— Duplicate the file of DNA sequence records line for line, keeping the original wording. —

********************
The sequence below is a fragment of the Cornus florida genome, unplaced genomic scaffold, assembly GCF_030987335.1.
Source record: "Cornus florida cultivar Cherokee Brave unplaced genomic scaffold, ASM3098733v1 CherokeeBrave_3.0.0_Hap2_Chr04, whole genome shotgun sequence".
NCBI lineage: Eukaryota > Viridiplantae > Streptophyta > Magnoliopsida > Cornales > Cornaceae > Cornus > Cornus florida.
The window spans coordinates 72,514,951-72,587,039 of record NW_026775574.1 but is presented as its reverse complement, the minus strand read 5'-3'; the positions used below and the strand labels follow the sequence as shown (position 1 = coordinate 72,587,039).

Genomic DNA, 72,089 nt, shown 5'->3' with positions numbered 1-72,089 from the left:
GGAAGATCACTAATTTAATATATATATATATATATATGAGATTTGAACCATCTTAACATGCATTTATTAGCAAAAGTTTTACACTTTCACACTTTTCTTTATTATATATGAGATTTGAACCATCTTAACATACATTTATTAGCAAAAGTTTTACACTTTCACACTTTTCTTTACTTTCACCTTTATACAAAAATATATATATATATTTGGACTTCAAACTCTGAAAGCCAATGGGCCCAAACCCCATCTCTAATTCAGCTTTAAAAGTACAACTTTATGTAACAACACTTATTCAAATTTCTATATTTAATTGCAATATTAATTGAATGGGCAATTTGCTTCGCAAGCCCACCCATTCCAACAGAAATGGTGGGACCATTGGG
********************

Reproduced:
The sequence below is a fragment of the Cornus florida genome, unplaced genomic scaffold, assembly GCF_030987335.1.
Source record: "Cornus florida cultivar Cherokee Brave unplaced genomic scaffold, ASM3098733v1 CherokeeBrave_3.0.0_Hap2_Chr04, whole genome shotgun sequence".
NCBI lineage: Eukaryota > Viridiplantae > Streptophyta > Magnoliopsida > Cornales > Cornaceae > Cornus > Cornus florida.
The window spans coordinates 72,514,951-72,587,039 of record NW_026775574.1 but is presented as its reverse complement, the minus strand read 5'-3'; the positions used below and the strand labels follow the sequence as shown (position 1 = coordinate 72,587,039).

Genomic DNA, 72,089 nt, shown 5'->3' with positions numbered 1-72,089 from the left:
GGAAGATCACTAATTTAATATATATATATATATATATGAGATTTGAACCATCTTAACATGCATTTATTAGCAAAAGTTTTACACTTTCACACTTTTCTTTATTATATATGAGATTTGAACCATCTTAACATACATTTATTAGCAAAAGTTTTACACTTTCACACTTTTCTTTACTTTCACCTTTATACAAAAATATATATATATATTTGGACTTCAAACTCTGAAAGCCAATGGGCCCAAACCCCATCTCTAATTCAGCTTTAAAAGTACAACTTTATGTAACAACACTTATTCAAATTTCTATATTTAATTGCAATATTAATTGAATGGGCAATTTGCTTCGCAAGCCCACCCATTCCAACAGAAATGGTGGGACCATTGGG